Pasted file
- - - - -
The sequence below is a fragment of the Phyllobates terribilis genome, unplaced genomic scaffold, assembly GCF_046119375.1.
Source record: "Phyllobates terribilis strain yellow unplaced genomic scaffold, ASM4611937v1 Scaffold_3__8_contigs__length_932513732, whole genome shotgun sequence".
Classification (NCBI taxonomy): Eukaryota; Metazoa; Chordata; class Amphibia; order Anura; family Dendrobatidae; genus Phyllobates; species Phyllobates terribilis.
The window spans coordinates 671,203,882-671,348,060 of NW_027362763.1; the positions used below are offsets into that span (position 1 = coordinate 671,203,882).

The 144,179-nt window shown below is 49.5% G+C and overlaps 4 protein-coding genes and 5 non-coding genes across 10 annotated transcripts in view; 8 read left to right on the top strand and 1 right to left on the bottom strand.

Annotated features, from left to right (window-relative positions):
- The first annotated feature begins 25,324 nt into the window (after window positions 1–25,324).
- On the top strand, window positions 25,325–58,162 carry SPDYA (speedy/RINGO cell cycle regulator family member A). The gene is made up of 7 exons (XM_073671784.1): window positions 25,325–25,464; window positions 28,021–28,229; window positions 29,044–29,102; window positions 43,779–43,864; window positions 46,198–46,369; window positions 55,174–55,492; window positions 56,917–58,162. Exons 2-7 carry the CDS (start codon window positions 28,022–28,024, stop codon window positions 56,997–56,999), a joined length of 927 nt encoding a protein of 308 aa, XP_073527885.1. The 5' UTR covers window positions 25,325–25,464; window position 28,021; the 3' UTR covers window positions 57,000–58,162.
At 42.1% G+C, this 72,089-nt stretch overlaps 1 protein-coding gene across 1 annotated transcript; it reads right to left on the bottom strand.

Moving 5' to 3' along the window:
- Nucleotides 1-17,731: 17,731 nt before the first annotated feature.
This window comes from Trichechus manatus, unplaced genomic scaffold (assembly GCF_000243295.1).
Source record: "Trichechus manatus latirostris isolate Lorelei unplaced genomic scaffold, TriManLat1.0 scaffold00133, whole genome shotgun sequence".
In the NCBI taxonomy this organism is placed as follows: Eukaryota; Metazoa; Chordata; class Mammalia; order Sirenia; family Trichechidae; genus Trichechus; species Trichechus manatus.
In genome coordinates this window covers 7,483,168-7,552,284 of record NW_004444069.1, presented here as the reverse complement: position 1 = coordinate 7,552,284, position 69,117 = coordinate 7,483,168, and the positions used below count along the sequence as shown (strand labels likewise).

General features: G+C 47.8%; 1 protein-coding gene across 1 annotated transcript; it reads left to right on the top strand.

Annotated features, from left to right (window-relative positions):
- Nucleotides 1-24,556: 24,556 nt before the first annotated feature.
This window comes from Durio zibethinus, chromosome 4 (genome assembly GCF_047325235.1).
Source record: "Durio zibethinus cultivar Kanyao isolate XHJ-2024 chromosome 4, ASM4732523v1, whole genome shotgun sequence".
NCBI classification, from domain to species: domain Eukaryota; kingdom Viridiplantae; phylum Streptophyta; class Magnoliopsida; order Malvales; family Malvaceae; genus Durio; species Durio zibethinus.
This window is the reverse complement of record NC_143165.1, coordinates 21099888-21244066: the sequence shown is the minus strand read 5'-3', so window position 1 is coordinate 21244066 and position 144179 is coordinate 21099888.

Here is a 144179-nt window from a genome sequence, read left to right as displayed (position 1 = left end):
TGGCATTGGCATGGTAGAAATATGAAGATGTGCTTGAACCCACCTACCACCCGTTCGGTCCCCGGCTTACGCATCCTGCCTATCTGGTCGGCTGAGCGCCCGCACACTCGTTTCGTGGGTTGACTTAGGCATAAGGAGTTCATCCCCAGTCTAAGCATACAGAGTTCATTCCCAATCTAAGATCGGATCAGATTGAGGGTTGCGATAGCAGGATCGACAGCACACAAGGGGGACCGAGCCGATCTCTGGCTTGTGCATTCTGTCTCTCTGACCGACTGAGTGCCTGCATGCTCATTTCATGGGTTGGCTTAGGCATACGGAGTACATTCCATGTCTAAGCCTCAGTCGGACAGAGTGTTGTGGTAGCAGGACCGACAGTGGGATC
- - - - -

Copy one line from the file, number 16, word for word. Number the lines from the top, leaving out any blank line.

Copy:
General features: G+C 47.8%; 1 protein-coding gene across 1 annotated transcript; it reads left to right on the top strand.